We touch down in Cape Town after 20 hours of travel and proceed immediately to a meeting with executives of a local oil and gas company (one of whom says to Krenicki, “You don’t look tired. Americans, they make differently”). Then it’s out to the street for a ride past Table Mountain in an electric car. “We’re going from oil and gas to electric cars in 30 minutes,” Krenicki says.
He’s got an incentive to be speedy, because competitors are flying in from all over. Commercial flights from Johannesburg to Luanda, the capital of Angola, are carrying a lot of Chinese laborers.
Regional employees view the enterprise as a startup. During a meeting of the GE Women’s Network in the company’s office just outside Johannesburg, the crowd oohs and aahs over a woman who has been with the company for 10 whole years. Krenicki’s HR staff is focused on hiring Africans in senior management and on pushing decision-making to the region and away from headquarters. It’s an initiative Krenicki is trying to implement globally, but it’s still a work in progress. After the trip I talked to Renova Energia CFO Pedro Pileggi, a GE wind turbine customer in Brazil. He likes the quality and reliability he gets from working with Krenicki’s energy team, but he says that partnering with big companies like GE can mean occasionally having the “call center” issue: “We want to talk to the guy who decides,” he says, “and you can never find the guy.”
“One of the company’s best young leaders”
Just who is the guy who decides? John Krenicki Jr. grew up in Clifton, N.J., a blue-collar town where his father worked as a toolmaker for a plastics company. A high school athlete, he played football, hockey, and lacrosse (he still hits the gym most mornings and sprinkles his speech with sports metaphors). After spending a semester at the University of Alabama, he transferred to the University of Connecticut, where he met his wife, Donna.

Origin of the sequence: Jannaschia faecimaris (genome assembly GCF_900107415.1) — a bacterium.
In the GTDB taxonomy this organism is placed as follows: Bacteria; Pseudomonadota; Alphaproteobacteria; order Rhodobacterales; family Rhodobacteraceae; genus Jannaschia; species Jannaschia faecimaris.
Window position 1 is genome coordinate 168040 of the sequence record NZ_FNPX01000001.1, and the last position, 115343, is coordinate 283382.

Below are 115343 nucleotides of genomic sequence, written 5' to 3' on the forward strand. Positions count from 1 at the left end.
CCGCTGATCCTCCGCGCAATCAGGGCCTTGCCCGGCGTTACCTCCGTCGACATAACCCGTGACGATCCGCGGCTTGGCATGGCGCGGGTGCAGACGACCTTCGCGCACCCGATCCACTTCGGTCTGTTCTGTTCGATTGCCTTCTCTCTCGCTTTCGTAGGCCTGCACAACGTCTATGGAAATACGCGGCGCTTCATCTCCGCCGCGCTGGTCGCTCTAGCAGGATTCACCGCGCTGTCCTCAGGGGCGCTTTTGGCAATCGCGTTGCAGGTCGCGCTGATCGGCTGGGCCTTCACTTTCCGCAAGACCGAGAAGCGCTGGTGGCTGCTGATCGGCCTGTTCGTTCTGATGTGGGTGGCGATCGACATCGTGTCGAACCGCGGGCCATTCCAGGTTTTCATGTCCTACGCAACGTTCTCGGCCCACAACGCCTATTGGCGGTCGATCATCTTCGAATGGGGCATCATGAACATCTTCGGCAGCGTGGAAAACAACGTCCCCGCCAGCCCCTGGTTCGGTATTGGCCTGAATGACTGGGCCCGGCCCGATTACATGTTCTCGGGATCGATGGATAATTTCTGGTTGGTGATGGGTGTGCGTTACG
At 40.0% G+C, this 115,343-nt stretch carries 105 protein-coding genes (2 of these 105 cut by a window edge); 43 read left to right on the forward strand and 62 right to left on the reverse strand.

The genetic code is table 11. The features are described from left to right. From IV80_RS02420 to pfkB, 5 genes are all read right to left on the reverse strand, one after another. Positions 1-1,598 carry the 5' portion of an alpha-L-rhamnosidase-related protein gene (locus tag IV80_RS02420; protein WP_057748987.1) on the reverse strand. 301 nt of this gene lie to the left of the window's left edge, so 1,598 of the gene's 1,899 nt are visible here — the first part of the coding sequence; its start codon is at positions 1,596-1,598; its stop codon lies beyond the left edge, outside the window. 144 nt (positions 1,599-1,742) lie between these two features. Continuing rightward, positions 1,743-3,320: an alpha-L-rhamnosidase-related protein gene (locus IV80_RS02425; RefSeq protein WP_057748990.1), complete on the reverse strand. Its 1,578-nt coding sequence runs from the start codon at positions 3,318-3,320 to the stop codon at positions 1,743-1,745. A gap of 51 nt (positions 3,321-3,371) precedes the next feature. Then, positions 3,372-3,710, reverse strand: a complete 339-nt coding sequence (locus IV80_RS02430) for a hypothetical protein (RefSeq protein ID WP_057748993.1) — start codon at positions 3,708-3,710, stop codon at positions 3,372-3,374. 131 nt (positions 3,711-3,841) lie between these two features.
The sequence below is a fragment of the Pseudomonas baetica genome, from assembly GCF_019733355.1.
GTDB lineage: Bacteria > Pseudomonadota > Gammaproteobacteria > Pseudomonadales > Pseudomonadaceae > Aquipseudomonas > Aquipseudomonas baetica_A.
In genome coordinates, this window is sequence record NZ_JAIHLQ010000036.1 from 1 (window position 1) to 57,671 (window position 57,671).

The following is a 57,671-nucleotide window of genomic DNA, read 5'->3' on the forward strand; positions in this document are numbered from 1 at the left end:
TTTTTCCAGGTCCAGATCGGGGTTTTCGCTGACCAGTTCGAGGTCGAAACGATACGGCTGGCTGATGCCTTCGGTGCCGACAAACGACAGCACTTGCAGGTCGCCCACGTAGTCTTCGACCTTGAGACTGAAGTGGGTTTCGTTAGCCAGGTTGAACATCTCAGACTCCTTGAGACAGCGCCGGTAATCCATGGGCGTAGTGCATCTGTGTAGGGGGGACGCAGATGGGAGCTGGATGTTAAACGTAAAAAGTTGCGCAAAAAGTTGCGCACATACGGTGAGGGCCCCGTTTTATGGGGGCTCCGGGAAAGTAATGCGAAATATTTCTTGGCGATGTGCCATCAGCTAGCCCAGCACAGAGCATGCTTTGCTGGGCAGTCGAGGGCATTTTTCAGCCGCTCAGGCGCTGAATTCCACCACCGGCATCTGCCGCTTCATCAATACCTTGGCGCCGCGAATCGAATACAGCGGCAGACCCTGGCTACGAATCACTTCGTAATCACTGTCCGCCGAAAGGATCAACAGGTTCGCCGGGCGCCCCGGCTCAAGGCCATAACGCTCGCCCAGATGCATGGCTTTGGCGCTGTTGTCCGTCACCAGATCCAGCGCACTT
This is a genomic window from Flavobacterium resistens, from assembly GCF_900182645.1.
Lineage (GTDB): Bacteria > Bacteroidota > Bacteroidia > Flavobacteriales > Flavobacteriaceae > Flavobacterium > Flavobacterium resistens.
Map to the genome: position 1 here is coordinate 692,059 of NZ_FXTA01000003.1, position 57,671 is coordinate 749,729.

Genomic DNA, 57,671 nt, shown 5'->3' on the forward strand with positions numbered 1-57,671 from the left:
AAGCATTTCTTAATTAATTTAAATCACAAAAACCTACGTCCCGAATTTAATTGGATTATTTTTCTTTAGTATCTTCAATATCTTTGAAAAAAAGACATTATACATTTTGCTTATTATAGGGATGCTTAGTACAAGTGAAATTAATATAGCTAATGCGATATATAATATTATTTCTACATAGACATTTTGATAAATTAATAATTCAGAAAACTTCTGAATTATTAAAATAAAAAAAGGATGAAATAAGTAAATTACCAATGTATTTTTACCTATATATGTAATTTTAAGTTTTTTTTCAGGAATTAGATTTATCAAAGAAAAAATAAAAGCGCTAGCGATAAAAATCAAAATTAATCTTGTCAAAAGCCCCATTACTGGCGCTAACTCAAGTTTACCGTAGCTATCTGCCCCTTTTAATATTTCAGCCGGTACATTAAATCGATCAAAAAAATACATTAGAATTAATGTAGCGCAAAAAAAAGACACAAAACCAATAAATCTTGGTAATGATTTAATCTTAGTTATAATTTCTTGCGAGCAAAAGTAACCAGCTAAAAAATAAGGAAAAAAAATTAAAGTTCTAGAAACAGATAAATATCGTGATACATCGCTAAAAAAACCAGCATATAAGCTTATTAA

Krenicki was recruited right out of UConn’s engineering school into GE’s marketing program in the energy business. But he found his first rotation boring and left to take a full-time job in GE’s plastics business, which had a reputation for fostering innovation after being led by the legendary Jack Welch.
After spending almost a decade in plastics, Krenicki hopped around the company, as is typical of GE lifers. He ran lighting and transportation before being tapped in 2003 by Immelt, in his biggest management shuffle since becoming CEO, to return to the troubled plastics business as its new chief. Krenicki relocated his family for the 11th time — they’d already been to Europe twice — to move near the division’s headquarters in Pittsfield, Mass. In his annual report that year, Immelt said plastics was the company’s biggest earnings issue — it had been hit by the skyrocketing price of raw materials — but singled out Krenicki, “one of the company’s best young leaders,” as the person who was going to improve it. Two and a half years later, Reuters reported Krenicki had turned it into “one of the fastest-growing arms of GE.”
As head of plastics, Krenicki became known for his decisive style. Once, on a trip back from Asia, his CFO, Brian Gladden (now CFO of Dell (DELL)), called during a layover in Chicago to tell him that a competitor’s move had created a crisis for their business. On the last leg of the trip home, Krenicki decided to shift the whole direction of the business, putting most of its resources into premium products. “That’s a big part of his strength — simplifying complex issues very quickly,” Gladden says.
Krenicki also developed a reputation as a straight shooter with a knack for gathering intelligence by asking simple questions, then corroborating the answers. “He has this sort of noncommittal way of finding out what’s going on, whether it’s about customers or people,” says Bill Banholzer, chief technology officer at Dow Chemical (DOW) and former head of research for GE’s plastics business.
In 2005, Immelt promoted Krenicki to run the energy division, which was three times the size of plastics. Rather than relocate his family to the division’s headquarters in Atlanta — he has two sons in college and a daughter in high school — Krenicki kept his house in Massachusetts’ Berkshires near the plastics division’s headquarters. He’s on the road 70% of the time anyway. His wife and secretary talk every week, and he books his schedule a year in advance.
For vacations, the family usually opts for their house on Cape Cod. Krenicki likes to fish, although he admits to not being very good at it, and he professes an affinity for Belgian beers.